The average mass of Gray Catbirds was 36.3 g, therefore, tracking devices were < 3% of body mass, which is the preferred maximum for tracking birds and within the < 5% recommendation by animal care committee standards [31, 32]. Due to the small size of the devices, the number of GPS fixes were limited, with up to 8 fixes advertised for PinPoint-8 tags, up 10 fixes advertised for PinPoint-10 tags, and up to 80 fixes advertised for Swift PinPoint-10 tags [33]. Devices were retrieved in subsequent breeding seasons by targeting individuals identified by their unique colour-band combination. Captured birds had the harness and device removed then released unharmed. We deployed 39 geolocators and 21 GPS tags in British Columbia, and 32 geolocators and 52 GPS devices in Montana.

The average accuracy (± standard deviation) of the M-Series geolocator is 185 (±115) km, but many factors may affect the accuracy of geolocators, including shading, clouds, sensor degradation, and artificial lights [34]. The shrubby riparian habitat inhabited by Gray Catbirds may be an additional source of shade and further limit geolocator accuracy. The accuracy of GPS tags varies depending on the number of satellites available during a scheduled fix, however, in all cases should be better than 300 m [33]. We tested the GPS tags before deployment in British Columbia at a stationary location and found that 90% of the points were within 100 m of the test location, and many within a few meters. GPS tags were pre-programmed to obtain GPS coordinates at specific dates, which varied by location and year but generally were 1–5 days apart during migration and 10–30 days apart during winter.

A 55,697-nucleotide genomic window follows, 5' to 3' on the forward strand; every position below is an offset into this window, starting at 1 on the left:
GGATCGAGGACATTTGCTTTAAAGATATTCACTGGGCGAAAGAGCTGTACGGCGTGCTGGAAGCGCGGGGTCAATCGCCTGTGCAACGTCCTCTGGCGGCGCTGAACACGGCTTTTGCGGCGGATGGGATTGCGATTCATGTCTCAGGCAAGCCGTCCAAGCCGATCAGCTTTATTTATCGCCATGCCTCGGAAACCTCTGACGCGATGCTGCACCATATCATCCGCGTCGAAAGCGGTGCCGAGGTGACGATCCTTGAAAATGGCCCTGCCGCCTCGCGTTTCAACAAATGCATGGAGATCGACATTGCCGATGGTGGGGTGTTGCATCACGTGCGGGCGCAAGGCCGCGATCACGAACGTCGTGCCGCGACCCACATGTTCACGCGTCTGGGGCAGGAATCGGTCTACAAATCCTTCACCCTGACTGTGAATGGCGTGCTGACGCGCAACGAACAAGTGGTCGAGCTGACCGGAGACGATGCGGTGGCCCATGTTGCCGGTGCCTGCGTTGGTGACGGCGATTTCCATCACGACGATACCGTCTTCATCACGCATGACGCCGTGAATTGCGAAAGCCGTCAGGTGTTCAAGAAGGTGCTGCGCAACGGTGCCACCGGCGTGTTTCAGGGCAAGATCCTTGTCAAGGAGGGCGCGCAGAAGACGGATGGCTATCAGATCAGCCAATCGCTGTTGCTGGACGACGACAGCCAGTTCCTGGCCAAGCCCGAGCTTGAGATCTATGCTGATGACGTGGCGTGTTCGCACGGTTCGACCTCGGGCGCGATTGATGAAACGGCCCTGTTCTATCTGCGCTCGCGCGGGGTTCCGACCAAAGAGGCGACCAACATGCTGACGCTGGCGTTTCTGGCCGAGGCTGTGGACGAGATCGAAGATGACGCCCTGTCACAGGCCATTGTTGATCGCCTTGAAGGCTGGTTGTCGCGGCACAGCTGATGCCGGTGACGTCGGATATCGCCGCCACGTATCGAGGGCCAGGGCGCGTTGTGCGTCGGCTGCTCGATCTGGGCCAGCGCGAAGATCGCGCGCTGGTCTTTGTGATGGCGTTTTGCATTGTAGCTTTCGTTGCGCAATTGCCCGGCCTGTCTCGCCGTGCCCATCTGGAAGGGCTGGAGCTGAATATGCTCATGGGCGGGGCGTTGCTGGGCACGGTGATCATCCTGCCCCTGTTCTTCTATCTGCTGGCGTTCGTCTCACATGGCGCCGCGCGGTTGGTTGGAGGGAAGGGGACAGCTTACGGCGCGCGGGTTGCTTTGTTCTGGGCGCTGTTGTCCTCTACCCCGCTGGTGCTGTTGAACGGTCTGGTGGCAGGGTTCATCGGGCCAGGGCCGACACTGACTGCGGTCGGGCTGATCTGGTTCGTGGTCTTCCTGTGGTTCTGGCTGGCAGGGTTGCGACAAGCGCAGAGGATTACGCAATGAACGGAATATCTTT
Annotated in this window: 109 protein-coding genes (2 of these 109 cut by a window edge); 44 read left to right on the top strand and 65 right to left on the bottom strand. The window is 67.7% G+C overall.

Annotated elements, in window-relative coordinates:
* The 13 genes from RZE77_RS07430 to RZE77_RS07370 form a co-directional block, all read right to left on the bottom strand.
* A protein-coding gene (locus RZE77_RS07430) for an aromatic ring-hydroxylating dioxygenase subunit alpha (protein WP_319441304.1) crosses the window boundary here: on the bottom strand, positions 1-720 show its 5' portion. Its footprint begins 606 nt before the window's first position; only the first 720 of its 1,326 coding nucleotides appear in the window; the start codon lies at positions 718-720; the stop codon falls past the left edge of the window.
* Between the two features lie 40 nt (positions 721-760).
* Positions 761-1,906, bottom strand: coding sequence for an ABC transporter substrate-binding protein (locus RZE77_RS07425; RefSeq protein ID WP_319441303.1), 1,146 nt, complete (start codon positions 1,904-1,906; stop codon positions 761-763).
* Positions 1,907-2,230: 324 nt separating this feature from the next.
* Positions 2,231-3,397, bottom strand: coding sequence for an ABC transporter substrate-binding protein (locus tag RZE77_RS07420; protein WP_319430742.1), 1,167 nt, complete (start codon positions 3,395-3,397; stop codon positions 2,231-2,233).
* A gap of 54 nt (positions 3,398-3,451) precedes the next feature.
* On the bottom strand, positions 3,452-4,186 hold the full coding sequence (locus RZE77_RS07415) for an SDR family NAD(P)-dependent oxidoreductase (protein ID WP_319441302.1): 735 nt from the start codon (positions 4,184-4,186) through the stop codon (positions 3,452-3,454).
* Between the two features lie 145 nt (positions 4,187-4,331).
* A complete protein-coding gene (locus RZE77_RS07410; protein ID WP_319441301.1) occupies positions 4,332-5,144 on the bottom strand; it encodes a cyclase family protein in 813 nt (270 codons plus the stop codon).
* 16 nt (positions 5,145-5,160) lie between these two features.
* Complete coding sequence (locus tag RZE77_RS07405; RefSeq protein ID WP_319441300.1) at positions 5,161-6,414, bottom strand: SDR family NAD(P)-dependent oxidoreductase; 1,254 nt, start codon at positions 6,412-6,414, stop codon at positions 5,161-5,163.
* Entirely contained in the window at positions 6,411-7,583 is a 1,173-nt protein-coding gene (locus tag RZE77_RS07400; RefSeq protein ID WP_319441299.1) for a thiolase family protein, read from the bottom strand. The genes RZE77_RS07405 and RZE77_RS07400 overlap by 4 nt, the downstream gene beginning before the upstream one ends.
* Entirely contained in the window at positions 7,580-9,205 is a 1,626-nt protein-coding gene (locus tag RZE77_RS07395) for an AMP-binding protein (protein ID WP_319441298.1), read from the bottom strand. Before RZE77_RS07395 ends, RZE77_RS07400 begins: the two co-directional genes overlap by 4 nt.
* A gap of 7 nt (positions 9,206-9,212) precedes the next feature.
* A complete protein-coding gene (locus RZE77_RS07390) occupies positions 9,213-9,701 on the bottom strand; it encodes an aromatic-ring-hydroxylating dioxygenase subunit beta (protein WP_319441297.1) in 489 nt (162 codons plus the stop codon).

Repeat tracking

Three Montana birds were tracked in multiple years with separate devices. One female catbird was given a geolocator in 2012, another geolocator in 2013, and a GPS tag in 2014. One male catbird was given a geolocator in 2013 and a GPS tag in 2014. Another male catbird was given a GPS tag in 2016 and another GPS tag in 2017.

Analyses of tracking devices

Geolocator files (.lig) were downloaded and light data were processed using R (v 3.5.1 [35]). Methods for the analyses of the geolocators followed Lisovski et al. (2020) [36]. We used the GeoLight (v. 2.0.1 [37]), TwGeos (v.0.1.2 [38]), and adehabitatHR (v. 0.4.16 [39]) packages. Twilights were determined using the preprocessLight function in the TwGeos package using a threshold value of 0.5 because there did not appear to be any nighttime light interference. Twilights were edited using the twilightEdit function from the TwGeos package (with ‘window’ set to 4, ‘outlier.mins’ set to 45, and ‘stationary.mins’ set to 25). Overwintering dates were defined as November 15 – March 1 to avoid the equinox by 3 weeks and to include times when birds would be on their wintering grounds [40]. The Hill-Ekstrom method was used to determine the sun elevation angle during winter months using the findHEZenith function from the TwGeos package [41, 42]. The Hill-Ekstrom method determines the correct sun elevation angle for stationary periods at unknown locations by determining a sun elevation angle that minimizes variance in latitude estimates [43]. Winter latitude and longitude estimates were calculated using the coord function of Geolight. To summarize the overwintering locations used by Gray Catbirds, 50% Kernel Density estimates were calculated from coordinates using the kernelUD function from the adehabitatHR package. A shapefile compatible with ArcMap 10.7.1 [44] was created by using the getverticeshr function.